“We won’t have the car…and we have a playgroup…”

“Well, maybe we can make arrangements? I can move around my schedule if I need to…”

“Don’t kill yourself over it, really. We’ll be in touch.” I said, moving them toward the door.

“Well, just message me on Facebook. I’m happy to change my schedule.”

“We’ll talk,” I said at my door. “But really, don’t kill yourself trying to change your schedule. We’ll figure out something.” I said. Then I waved them off and closed my door. I calmly walked to my computer and unfriended her immediately. We have not seen them for over a year.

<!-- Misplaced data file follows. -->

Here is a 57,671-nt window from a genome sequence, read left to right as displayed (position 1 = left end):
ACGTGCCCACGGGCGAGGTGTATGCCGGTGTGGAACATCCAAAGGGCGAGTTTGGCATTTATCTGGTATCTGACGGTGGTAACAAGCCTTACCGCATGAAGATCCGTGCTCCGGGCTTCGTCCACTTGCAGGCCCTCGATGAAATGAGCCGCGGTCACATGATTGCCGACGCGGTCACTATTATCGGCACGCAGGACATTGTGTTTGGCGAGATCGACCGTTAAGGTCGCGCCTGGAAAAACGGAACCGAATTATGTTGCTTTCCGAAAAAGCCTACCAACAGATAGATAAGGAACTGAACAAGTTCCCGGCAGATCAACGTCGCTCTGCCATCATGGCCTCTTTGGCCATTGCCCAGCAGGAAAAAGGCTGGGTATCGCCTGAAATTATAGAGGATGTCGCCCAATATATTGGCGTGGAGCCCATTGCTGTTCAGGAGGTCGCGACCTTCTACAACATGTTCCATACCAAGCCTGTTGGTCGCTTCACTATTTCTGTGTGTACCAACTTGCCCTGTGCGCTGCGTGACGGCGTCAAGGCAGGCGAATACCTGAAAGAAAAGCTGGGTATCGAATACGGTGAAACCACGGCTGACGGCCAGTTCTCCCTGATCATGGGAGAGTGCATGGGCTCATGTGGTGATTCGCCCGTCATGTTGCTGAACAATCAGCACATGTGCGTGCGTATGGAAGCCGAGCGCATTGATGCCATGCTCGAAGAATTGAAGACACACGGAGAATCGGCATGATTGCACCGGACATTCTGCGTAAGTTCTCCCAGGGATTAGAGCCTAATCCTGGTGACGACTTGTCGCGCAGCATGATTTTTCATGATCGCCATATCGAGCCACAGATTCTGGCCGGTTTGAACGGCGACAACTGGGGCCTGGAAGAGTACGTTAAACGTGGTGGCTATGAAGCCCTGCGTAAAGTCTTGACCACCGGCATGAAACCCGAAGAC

Often, when I think about my skin color or the racial make-up of my sons, I think about the liabilities and potential negatives: That people are going to call them foul names, that they won’t invite them to places, that they’ll be passed over for key opportunities, that they become (when they are older) victims of racial violence. I’m worried about the obvious and overt racism, because that’s what you see on television and read about on the internet. Because I know how to guard against overt racism: it’s stupid, it’s easy to spot, it’s easy to avoid or deflect. I am, usually, really good at the subtle racism. The backhanded compliments, the seemingly innocent, yet ignorant, comments. I have come to navigate those fairly easily as well. It becomes almost fun to dispel myths and beat people at their own game.